Part 12 emailed to: firstname.lastname@example.org, faxed to:
Advisory Circular, AC12–1 Mandatory 0–4–560 9469, or posted to: Civil Aviation
Occurrence Notification and Information, Authority, P O Box 31-441, Lower Hutt 5040.
If the wake turbulence occurrence includes
other aspects that you need to report to the
CAA, use the usual form, CA005, and tick
the “other” box in the “type of occurrence”
section and write “wake turbulence”.
You are encouraged to report any wake
turbulence encounter to your employer or
organisation first – they can report to the
CAA on your behalf.
During takeoff, plan to liftoff before the
How to Avoid rotation point of the preceding aircraft
Wake turbulence and to stay upwind of the touchdown
point of the landing aircraft. If you can’t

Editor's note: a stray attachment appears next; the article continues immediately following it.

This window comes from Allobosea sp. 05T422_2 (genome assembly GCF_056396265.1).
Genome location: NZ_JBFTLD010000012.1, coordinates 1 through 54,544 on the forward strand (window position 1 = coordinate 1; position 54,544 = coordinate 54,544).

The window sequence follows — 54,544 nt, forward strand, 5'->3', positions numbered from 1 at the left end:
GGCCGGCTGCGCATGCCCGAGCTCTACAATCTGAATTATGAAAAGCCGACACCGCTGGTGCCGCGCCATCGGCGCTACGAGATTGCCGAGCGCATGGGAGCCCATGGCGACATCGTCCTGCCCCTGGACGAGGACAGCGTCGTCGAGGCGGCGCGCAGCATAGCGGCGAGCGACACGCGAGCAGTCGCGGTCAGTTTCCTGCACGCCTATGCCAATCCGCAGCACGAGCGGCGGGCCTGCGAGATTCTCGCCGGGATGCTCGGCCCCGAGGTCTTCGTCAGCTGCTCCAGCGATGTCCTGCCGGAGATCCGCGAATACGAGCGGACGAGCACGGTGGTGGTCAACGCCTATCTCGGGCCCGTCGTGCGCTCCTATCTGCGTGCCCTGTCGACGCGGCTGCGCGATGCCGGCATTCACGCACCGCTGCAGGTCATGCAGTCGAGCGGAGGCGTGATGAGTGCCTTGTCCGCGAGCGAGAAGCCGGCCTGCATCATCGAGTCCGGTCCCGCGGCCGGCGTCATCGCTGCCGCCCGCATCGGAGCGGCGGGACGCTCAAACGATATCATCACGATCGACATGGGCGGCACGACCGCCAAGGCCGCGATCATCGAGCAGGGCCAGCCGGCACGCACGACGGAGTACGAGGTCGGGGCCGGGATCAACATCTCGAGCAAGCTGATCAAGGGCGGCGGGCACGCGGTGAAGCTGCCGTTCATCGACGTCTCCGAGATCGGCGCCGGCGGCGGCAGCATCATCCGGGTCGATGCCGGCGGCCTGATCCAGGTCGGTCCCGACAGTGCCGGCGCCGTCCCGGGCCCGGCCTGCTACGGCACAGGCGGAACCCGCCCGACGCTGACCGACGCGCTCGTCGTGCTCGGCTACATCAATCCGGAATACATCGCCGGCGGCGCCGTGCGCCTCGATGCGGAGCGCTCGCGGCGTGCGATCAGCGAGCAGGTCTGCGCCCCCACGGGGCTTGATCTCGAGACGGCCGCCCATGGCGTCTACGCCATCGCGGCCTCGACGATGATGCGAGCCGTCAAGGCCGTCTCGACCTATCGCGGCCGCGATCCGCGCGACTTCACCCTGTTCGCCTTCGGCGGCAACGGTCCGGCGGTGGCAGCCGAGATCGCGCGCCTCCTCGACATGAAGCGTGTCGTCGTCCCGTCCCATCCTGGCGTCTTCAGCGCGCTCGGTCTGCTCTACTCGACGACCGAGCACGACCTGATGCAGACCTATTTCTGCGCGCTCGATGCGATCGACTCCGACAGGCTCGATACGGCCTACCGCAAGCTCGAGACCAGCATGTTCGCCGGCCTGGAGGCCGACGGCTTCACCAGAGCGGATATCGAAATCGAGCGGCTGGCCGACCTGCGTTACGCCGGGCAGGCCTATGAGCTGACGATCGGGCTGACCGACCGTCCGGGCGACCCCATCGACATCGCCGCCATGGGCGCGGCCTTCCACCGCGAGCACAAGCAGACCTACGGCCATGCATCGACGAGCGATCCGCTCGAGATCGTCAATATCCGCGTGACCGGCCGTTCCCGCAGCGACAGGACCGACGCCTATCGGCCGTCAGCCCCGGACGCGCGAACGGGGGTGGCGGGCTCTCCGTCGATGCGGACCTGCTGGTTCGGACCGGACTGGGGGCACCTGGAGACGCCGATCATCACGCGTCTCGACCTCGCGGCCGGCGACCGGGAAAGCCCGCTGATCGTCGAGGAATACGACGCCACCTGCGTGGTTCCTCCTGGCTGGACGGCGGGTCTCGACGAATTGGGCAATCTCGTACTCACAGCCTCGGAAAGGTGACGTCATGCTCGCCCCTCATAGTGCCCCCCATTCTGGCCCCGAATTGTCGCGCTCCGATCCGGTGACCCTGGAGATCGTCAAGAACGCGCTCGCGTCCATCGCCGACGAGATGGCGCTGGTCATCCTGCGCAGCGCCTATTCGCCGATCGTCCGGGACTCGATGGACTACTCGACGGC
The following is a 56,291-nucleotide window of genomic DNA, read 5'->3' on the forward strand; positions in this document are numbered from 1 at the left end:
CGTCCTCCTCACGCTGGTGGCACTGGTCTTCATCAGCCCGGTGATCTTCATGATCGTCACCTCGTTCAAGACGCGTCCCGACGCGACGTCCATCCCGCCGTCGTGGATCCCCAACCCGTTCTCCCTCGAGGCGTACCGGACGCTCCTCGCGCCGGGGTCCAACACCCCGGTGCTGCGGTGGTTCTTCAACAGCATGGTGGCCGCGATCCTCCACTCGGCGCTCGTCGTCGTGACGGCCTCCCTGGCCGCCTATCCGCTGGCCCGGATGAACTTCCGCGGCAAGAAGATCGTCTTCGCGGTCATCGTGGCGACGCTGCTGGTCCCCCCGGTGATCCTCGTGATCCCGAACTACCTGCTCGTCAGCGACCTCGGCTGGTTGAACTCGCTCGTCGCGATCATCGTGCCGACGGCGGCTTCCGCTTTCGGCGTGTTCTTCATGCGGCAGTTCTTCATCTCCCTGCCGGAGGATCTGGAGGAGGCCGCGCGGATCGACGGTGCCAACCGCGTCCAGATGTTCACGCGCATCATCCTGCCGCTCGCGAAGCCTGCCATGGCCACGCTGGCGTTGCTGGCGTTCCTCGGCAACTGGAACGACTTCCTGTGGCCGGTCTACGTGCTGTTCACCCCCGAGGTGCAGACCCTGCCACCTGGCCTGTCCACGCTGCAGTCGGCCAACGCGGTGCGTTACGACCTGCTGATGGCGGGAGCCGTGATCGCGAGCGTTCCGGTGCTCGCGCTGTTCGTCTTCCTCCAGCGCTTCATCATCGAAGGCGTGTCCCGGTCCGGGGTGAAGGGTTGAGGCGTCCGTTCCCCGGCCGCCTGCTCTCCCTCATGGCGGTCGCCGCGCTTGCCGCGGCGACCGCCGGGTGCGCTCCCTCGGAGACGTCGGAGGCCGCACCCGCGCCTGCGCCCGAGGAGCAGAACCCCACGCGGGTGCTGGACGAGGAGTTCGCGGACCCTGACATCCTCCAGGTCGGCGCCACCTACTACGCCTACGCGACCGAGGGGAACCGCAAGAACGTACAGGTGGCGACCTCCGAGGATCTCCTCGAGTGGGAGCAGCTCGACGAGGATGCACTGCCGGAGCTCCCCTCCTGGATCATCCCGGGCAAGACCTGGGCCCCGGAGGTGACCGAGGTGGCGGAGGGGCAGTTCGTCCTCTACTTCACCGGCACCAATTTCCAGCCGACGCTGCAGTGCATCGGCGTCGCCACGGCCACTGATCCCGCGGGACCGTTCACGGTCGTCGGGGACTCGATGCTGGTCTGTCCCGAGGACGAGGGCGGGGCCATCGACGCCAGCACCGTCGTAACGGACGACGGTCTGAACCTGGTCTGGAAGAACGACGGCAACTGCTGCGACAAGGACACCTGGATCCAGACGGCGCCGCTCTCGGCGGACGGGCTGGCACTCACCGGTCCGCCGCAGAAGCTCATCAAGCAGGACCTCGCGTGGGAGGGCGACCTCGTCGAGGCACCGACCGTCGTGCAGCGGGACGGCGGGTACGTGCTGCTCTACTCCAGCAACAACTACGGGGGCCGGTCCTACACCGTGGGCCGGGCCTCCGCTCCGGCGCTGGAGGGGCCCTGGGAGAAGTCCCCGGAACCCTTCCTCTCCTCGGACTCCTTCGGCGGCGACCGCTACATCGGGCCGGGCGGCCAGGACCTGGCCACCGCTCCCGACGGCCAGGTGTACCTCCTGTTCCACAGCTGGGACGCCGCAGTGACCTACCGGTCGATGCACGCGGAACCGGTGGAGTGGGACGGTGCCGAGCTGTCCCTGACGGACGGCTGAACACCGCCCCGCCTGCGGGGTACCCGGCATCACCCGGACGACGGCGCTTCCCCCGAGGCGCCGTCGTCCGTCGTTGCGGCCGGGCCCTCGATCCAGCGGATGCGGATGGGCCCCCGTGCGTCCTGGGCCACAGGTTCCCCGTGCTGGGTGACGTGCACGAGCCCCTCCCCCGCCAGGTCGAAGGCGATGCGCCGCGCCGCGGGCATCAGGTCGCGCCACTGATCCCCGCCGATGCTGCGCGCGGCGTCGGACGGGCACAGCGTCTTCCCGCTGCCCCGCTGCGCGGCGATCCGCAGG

Pilots should remember three basic do this, apply the separation standards
warnings concerning wake turbulence: from Tables 1, 2, or 3.
• Do not get too close to the leading
• Do not get below the leading aircraft’s
• Be particularly wary when light wind
The following drawings are designed
to assist your understanding of wake
turbulence avoidance procedures – the
distances and aircraft are not to scale.
takeoff In light wind conditions, light category
Strong wake turbulence will occur from aircraft following aircraft at the heavier
the rotation point and during the climb as end of the light category are advised
the preceding aircraft is flying slowly at a to observe the light following medium
high angle of attack. It will also be present separation standards. Don’t be afraid